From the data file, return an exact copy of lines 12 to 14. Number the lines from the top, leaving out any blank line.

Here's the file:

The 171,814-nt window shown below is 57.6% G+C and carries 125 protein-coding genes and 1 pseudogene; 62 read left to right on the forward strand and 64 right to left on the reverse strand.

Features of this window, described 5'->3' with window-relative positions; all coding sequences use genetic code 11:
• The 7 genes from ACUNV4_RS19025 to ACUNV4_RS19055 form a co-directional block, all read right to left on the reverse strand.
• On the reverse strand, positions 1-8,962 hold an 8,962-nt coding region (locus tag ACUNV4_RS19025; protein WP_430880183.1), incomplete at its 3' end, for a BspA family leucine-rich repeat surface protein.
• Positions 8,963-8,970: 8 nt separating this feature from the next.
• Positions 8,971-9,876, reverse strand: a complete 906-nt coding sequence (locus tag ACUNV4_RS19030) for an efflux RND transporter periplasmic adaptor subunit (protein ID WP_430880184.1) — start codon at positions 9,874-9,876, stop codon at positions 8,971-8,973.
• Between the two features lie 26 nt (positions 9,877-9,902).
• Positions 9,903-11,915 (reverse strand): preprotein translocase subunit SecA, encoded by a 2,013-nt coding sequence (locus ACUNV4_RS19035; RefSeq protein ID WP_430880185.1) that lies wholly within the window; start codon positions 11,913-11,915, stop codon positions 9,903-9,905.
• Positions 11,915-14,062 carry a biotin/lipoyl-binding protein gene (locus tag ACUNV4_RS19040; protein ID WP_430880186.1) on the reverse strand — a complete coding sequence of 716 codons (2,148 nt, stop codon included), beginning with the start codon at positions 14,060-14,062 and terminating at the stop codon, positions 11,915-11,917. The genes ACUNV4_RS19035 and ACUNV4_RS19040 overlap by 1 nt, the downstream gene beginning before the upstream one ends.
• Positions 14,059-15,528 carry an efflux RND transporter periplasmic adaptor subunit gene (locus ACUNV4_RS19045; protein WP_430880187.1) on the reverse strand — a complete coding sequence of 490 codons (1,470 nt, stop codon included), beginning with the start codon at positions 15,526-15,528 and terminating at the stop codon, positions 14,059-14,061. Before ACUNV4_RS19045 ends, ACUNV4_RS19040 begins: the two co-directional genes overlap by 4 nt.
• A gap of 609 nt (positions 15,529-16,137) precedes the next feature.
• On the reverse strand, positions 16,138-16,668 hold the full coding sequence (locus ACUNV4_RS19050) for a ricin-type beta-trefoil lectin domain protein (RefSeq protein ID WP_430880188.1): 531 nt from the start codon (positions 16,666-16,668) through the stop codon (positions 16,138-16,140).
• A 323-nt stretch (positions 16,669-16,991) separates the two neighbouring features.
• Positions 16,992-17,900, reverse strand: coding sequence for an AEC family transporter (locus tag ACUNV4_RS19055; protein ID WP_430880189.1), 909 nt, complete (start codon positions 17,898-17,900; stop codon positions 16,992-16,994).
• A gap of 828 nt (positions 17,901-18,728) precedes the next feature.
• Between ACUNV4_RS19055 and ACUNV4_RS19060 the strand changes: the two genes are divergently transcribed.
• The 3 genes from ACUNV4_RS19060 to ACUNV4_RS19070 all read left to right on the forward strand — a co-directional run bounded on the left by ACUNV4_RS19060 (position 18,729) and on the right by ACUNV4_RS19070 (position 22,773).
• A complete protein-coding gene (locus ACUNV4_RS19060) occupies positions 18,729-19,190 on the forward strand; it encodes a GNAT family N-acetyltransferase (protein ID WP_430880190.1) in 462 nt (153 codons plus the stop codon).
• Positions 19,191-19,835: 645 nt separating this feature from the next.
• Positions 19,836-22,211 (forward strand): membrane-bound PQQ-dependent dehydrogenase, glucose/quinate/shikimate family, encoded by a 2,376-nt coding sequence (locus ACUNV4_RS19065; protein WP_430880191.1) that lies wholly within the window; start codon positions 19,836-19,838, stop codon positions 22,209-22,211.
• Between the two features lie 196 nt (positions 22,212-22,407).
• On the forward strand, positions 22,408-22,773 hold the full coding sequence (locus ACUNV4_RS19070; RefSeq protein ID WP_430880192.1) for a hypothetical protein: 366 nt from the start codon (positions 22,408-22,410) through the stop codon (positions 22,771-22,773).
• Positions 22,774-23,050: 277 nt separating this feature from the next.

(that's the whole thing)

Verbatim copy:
• On the reverse strand, positions 16,138-16,668 hold the full coding sequence (locus ACUNV4_RS19050) for a ricin-type beta-trefoil lectin domain protein (RefSeq protein ID WP_430880188.1): 531 nt from the start codon (positions 16,666-16,668) through the stop codon (positions 16,138-16,140).
• A 323-nt stretch (positions 16,669-16,991) separates the two neighbouring features.
• Positions 16,992-17,900, reverse strand: coding sequence for an AEC family transporter (locus tag ACUNV4_RS19055; protein ID WP_430880189.1), 909 nt, complete (start codon positions 17,898-17,900; stop codon positions 16,992-16,994).